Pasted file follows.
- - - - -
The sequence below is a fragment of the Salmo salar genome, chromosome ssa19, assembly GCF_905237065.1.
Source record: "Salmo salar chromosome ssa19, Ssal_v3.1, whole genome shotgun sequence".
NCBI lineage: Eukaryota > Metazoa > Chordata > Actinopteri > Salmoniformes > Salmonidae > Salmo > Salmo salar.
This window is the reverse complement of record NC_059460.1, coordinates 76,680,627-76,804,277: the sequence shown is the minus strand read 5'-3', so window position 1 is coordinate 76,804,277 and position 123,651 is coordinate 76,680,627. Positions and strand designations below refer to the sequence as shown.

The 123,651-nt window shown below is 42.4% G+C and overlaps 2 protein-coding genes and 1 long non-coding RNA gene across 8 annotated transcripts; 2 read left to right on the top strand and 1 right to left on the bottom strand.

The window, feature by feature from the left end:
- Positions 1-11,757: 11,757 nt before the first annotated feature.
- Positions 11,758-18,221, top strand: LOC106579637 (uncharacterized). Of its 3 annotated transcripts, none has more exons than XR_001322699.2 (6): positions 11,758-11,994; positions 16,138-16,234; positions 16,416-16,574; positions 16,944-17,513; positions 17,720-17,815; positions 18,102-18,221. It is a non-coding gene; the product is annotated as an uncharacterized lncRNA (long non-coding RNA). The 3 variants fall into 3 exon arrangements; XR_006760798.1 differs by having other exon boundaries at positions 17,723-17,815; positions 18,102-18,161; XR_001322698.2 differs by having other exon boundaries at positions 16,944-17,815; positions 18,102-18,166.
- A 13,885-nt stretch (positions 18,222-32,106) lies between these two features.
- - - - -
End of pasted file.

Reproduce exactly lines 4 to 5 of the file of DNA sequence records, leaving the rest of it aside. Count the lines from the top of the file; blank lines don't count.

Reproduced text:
This window is the reverse complement of record NC_059460.1, coordinates 76,680,627-76,804,277: the sequence shown is the minus strand read 5'-3', so window position 1 is coordinate 76,804,277 and position 123,651 is coordinate 76,680,627. Positions and strand designations below refer to the sequence as shown.

The 123,651-nt window shown below is 42.4% G+C and overlaps 2 protein-coding genes and 1 long non-coding RNA gene across 8 annotated transcripts; 2 read left to right on the top strand and 1 right to left on the bottom strand.